In light of the Electronic Frontier Foundation's push to make iPhone jailbreaking legal, Apple responded with a bunch of stuff that hopefully sounded good at the time, because it comes off as goofy scaremongering.
Apple's claims? Jailbreaking your iPhone "does violate a license agreement between Apple and the purchaser" and "taking control of the [baseband processor, or BBP] software would be much the equivalent of getting inside the firewall of a corporate computer — to potentially catastrophic result," the company's lengthy response reads.
The results Apple speaks of are laid out in some hypothetical situations: "By hacking the BBP software through a jailbroken phone a hacker can initiate commands to the cell tower software that may skirt the carrier's rules a local or international hacker could potentially initiate commands (such as a denial of service attack) that could crash the tower software, rendering the tower entirely inoperable to process calls or transmit data."
Yep, hackers will totally care whether it's legal or not to jailbreak an iPhone. So will drug dealers: "With access to the BBP via jailbreaking, hackers may be able to change the ECID, which in turn can enable phone calls to be made anonymously (this would be desirable to drug dealers, for example) or charges for the calls to be avoided." (Emphasis ours.)
The funniest part of it all is where Apple bullet-points some grievances with having its platform forced into the world of open-source development. The last reads: "Limitation on ability to innovate." It should have an added clarification of "without Apple getting a cut." It's worth mentioning that Apple itself was guilty of limiting innovation earlier this week, when it gave a Google voice app the boot from its store.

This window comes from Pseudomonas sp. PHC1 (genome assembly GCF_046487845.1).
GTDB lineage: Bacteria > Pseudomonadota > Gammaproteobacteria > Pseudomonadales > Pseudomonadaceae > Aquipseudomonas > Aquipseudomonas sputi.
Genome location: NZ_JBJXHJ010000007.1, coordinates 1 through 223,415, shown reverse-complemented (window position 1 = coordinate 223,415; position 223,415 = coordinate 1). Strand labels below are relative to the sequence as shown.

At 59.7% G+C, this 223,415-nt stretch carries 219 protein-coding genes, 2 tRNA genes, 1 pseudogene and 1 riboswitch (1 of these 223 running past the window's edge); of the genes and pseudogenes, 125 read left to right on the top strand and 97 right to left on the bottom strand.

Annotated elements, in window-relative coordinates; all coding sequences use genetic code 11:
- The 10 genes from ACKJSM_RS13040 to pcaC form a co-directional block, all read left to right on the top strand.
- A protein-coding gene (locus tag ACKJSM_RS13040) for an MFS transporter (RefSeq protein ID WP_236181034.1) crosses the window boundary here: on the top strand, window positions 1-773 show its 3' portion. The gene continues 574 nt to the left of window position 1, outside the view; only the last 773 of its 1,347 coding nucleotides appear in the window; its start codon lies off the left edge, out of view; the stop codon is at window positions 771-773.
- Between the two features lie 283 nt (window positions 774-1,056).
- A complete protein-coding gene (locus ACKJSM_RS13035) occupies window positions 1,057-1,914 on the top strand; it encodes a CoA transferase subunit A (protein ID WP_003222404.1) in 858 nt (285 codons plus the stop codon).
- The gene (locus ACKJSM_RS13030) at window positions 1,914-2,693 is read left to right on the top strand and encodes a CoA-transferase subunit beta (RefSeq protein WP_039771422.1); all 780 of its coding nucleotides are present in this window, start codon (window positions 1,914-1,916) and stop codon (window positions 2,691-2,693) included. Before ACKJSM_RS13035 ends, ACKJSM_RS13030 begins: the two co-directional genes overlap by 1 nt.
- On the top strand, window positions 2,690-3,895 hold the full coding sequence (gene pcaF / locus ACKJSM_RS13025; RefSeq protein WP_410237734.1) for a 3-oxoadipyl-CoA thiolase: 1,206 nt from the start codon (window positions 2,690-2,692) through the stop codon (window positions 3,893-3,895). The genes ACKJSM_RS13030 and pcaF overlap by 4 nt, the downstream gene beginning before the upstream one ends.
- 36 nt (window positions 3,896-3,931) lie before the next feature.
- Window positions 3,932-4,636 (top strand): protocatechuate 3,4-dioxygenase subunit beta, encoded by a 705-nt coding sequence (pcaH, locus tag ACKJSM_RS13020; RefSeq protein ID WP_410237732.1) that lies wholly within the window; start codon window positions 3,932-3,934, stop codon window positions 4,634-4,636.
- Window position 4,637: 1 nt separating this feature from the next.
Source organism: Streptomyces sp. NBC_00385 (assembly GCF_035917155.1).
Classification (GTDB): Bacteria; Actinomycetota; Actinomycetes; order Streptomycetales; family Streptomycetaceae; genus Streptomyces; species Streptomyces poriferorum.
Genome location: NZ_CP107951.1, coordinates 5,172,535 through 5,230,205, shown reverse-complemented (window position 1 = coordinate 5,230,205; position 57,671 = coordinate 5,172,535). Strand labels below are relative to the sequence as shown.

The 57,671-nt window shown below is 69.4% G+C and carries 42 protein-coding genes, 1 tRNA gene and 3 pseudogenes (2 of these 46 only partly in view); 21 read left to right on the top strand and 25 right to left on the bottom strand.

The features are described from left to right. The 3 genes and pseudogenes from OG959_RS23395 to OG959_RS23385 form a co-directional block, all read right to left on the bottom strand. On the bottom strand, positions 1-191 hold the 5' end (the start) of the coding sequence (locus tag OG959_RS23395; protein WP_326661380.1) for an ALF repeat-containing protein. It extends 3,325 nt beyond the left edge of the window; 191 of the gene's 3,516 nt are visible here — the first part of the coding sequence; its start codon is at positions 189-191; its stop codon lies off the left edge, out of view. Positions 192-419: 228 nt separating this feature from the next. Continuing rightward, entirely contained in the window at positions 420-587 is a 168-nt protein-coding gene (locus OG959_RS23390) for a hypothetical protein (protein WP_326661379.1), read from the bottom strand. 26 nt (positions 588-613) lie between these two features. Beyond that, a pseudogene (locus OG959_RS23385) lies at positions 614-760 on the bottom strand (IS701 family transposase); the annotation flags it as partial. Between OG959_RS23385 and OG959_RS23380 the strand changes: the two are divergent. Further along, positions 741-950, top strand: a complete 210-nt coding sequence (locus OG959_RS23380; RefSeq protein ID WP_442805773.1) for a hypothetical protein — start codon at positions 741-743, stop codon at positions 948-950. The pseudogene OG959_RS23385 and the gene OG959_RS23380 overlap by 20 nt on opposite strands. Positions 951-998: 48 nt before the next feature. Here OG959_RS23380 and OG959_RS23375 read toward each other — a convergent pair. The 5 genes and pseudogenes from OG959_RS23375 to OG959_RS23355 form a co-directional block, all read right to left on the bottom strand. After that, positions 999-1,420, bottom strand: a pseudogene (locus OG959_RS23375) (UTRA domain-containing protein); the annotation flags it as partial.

So, to review, Apple wants the iPhone to stay a closed system. A legion of innovative developers working in the jailbreak scene want to push the platform to its limit. The nefarious element Apple fears will do what it will no matter the legality of jailbreaking. Apple is confusing the issue here.
As for the Electronic Frontier Foundation, representing attorney Fred von Lohmann thought Apple's claims are silly, according to Wired, after telling regulators that there are probably more than a million jailbroken phones out there:
In an interview Tuesday, he said he suspected those phones have not been used to destroy mobile phone towers. "As far as I know, nothing like that has ever happened," he said.So, where does that leave us? Well, with open-source Android phones looking a lot more attractive for developers who don't want to have to work within the confines of Apple's App Store, that's where.
He added that, if Apple's argument was correct, the open-source Android phone from Google on T-Mobile networks would also be a menace to society. "This kind of theoretical threat," von Lohmann said, "is more FUD than truth."